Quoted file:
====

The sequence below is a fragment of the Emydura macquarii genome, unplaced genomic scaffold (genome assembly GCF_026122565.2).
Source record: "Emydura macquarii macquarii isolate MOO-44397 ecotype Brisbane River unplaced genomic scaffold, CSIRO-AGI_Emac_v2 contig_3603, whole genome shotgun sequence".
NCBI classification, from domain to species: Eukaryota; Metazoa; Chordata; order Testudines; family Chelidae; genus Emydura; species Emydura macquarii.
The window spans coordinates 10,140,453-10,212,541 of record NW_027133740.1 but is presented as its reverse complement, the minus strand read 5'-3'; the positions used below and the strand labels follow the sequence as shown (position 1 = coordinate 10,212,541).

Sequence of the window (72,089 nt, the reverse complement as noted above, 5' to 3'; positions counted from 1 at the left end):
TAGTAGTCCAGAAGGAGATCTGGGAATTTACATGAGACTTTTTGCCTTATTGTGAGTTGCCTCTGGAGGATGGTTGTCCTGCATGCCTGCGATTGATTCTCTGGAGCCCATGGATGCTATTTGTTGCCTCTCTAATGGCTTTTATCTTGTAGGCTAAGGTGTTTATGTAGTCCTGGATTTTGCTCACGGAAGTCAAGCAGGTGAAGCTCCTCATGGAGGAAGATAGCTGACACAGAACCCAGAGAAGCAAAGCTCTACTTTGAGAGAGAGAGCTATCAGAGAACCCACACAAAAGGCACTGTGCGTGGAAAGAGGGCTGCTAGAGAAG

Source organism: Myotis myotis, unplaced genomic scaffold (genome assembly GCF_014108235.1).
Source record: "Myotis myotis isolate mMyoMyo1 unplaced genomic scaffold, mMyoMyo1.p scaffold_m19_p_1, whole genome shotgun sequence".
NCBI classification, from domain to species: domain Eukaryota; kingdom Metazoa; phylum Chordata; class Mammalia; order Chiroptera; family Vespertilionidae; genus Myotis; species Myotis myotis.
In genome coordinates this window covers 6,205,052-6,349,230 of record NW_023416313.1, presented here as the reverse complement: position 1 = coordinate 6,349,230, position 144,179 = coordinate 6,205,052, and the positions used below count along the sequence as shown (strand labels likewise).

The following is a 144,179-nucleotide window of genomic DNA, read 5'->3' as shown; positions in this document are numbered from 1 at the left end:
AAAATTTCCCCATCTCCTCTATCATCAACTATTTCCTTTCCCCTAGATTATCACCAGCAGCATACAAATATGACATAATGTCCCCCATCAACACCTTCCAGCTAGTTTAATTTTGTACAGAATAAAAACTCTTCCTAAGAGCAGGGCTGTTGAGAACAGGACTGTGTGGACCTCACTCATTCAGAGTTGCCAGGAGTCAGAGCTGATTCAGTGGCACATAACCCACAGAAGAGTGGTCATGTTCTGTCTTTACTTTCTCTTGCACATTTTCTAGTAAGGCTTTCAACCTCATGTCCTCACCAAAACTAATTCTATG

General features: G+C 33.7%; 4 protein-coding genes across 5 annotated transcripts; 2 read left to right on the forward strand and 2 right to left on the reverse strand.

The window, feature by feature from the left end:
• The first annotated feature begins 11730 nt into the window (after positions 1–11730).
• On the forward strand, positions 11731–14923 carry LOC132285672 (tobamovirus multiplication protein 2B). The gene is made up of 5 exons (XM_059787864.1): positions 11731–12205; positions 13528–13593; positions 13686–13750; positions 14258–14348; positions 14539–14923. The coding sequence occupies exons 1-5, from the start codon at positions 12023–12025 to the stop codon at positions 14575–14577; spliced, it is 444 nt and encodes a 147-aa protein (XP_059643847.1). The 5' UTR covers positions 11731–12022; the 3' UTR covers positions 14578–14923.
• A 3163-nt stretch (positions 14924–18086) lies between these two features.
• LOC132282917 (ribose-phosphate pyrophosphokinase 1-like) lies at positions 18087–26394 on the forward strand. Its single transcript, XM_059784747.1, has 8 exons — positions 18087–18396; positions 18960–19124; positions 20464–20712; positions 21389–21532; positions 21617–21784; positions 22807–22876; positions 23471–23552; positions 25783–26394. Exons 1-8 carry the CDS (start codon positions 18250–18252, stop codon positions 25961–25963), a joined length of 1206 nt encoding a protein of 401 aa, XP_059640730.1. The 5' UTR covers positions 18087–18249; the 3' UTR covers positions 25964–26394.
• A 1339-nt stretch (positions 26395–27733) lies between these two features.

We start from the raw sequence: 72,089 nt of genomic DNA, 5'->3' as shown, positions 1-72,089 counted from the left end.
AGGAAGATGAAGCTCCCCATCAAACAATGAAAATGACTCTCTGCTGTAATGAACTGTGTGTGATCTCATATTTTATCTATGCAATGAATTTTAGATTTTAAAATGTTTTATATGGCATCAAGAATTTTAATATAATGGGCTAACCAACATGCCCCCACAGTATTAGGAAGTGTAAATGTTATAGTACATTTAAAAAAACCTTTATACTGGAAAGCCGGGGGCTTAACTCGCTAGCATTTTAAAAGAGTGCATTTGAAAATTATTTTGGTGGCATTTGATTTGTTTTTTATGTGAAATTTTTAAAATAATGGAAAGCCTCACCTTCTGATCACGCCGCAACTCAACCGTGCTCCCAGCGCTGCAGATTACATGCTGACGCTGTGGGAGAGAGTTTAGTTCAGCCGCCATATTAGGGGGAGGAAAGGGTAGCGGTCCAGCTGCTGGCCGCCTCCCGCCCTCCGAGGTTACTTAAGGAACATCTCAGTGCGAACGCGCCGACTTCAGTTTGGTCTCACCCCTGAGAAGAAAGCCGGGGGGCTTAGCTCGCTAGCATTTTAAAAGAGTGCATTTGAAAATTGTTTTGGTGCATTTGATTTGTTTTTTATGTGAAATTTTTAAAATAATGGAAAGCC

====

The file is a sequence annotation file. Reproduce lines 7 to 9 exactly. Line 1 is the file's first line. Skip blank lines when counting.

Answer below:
Source organism: Myotis myotis, unplaced genomic scaffold (genome assembly GCF_014108235.1).
Source record: "Myotis myotis isolate mMyoMyo1 unplaced genomic scaffold, mMyoMyo1.p scaffold_m19_p_1, whole genome shotgun sequence".
NCBI classification, from domain to species: domain Eukaryota; kingdom Metazoa; phylum Chordata; class Mammalia; order Chiroptera; family Vespertilionidae; genus Myotis; species Myotis myotis.